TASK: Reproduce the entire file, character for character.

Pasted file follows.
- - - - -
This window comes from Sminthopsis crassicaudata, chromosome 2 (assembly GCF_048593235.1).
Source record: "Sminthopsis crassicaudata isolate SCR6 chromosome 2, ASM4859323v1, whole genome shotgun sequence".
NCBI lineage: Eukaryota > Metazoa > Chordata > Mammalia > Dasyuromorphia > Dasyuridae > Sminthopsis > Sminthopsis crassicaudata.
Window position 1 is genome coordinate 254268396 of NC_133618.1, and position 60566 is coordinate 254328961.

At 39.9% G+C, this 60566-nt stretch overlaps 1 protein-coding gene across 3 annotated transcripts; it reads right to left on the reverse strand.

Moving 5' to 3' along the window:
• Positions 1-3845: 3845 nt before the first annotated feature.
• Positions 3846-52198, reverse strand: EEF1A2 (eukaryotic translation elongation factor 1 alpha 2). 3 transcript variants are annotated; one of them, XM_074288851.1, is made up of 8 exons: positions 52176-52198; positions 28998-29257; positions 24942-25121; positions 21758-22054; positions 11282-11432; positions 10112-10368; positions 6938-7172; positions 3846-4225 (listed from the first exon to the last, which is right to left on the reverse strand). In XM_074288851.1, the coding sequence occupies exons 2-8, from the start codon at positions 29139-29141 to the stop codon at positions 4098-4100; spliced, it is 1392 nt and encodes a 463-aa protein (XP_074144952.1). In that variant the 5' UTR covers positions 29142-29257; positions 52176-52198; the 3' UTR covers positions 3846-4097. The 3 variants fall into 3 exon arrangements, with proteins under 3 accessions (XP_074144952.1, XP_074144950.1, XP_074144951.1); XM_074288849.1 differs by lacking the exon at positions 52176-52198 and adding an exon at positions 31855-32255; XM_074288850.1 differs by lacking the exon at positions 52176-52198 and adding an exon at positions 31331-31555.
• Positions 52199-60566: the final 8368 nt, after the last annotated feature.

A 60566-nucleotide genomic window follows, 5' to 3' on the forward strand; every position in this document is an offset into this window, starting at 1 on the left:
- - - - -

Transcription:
This window comes from Sminthopsis crassicaudata, chromosome 2 (assembly GCF_048593235.1).
Source record: "Sminthopsis crassicaudata isolate SCR6 chromosome 2, ASM4859323v1, whole genome shotgun sequence".
NCBI lineage: Eukaryota > Metazoa > Chordata > Mammalia > Dasyuromorphia > Dasyuridae > Sminthopsis > Sminthopsis crassicaudata.
Window position 1 is genome coordinate 254268396 of NC_133618.1, and position 60566 is coordinate 254328961.

At 39.9% G+C, this 60566-nt stretch overlaps 1 protein-coding gene across 3 annotated transcripts; it reads right to left on the reverse strand.

Moving 5' to 3' along the window:
• Positions 1-3845: 3845 nt before the first annotated feature.
• Positions 3846-52198, reverse strand: EEF1A2 (eukaryotic translation elongation factor 1 alpha 2). 3 transcript variants are annotated; one of them, XM_074288851.1, is made up of 8 exons: positions 52176-52198; positions 28998-29257; positions 24942-25121; positions 21758-22054; positions 11282-11432; positions 10112-10368; positions 6938-7172; positions 3846-4225 (listed from the first exon to the last, which is right to left on the reverse strand). In XM_074288851.1, the coding sequence occupies exons 2-8, from the start codon at positions 29139-29141 to the stop codon at positions 4098-4100; spliced, it is 1392 nt and encodes a 463-aa protein (XP_074144952.1). In that variant the 5' UTR covers positions 29142-29257; positions 52176-52198; the 3' UTR covers positions 3846-4097. The 3 variants fall into 3 exon arrangements, with proteins under 3 accessions (XP_074144952.1, XP_074144950.1, XP_074144951.1); XM_074288849.1 differs by lacking the exon at positions 52176-52198 and adding an exon at positions 31855-32255; XM_074288850.1 differs by lacking the exon at positions 52176-52198 and adding an exon at positions 31331-31555.
• Positions 52199-60566: the final 8368 nt, after the last annotated feature.

A 60566-nucleotide genomic window follows, 5' to 3' on the forward strand; every position in this document is an offset into this window, starting at 1 on the left: